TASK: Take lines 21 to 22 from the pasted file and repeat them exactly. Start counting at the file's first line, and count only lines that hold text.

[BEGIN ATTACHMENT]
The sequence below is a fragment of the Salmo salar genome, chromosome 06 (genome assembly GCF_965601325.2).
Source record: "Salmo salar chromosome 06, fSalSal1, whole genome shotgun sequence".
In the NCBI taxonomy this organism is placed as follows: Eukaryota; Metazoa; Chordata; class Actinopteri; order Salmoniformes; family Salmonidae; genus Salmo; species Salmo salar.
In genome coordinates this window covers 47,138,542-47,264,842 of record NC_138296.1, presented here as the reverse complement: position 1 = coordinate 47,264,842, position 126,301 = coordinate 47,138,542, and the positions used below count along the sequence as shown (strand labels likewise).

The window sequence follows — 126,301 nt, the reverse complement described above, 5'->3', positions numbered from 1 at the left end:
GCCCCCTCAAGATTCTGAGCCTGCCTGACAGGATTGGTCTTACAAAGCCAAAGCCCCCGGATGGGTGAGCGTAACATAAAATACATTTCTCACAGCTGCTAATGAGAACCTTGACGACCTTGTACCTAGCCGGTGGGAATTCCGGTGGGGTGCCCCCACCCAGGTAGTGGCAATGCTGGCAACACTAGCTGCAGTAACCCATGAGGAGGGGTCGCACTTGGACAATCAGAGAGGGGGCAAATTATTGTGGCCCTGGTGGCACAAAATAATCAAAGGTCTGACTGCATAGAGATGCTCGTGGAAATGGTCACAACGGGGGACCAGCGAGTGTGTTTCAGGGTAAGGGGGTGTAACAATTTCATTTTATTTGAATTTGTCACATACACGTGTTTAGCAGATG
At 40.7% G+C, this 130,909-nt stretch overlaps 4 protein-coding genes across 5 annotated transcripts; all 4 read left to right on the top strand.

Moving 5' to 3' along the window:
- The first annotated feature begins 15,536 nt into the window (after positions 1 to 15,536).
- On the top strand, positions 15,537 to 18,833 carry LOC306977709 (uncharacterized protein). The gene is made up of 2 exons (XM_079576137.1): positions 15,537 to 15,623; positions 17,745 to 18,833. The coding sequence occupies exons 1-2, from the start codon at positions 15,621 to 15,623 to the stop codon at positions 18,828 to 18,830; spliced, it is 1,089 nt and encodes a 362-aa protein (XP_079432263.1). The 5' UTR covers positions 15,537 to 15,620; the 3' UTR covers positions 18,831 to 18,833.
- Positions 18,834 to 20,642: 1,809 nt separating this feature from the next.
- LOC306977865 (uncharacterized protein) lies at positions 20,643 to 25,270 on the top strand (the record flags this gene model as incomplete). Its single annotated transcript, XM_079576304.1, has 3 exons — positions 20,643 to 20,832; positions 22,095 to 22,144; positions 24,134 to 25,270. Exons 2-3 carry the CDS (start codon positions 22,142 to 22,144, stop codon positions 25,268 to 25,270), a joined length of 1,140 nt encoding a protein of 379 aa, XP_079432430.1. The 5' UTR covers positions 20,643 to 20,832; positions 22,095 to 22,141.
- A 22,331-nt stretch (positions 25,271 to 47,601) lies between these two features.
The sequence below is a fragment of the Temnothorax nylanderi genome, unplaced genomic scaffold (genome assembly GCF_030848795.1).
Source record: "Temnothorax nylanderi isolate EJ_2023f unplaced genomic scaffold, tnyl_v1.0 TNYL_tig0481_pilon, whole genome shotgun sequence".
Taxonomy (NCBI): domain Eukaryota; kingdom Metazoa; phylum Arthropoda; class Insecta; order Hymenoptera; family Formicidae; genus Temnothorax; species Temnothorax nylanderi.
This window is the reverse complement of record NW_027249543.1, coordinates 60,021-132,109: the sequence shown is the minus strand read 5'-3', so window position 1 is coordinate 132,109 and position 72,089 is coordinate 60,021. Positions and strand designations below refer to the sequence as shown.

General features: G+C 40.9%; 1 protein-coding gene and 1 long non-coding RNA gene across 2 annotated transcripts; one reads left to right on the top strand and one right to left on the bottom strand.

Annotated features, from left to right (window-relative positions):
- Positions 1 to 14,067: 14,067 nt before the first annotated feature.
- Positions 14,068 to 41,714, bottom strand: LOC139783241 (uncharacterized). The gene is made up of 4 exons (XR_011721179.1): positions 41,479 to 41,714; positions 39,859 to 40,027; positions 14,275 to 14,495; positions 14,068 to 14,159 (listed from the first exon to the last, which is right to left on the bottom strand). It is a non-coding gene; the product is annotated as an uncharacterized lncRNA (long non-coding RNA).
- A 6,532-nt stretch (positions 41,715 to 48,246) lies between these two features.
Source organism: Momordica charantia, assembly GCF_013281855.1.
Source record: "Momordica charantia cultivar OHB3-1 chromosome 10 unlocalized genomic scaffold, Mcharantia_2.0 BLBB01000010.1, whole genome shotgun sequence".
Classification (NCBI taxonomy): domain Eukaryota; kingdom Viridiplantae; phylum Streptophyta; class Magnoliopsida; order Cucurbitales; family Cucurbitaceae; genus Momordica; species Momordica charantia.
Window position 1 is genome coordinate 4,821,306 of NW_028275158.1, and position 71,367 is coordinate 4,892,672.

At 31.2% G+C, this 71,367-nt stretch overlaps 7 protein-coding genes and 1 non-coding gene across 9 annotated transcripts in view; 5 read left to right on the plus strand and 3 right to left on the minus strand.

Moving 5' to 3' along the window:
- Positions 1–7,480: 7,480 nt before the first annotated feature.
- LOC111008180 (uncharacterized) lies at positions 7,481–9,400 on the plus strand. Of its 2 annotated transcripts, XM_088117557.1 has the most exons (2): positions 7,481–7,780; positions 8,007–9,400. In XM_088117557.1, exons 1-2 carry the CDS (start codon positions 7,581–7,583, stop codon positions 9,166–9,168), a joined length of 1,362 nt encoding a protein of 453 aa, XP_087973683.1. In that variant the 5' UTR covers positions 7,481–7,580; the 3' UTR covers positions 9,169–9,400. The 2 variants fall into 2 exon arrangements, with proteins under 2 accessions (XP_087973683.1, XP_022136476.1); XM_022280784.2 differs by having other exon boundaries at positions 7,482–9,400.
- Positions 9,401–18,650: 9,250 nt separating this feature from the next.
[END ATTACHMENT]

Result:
- Positions 14,068 to 41,714, bottom strand: LOC139783241 (uncharacterized). The gene is made up of 4 exons (XR_011721179.1): positions 41,479 to 41,714; positions 39,859 to 40,027; positions 14,275 to 14,495; positions 14,068 to 14,159 (listed from the first exon to the last, which is right to left on the bottom strand). It is a non-coding gene; the product is annotated as an uncharacterized lncRNA (long non-coding RNA).
- A 6,532-nt stretch (positions 41,715 to 48,246) lies between these two features.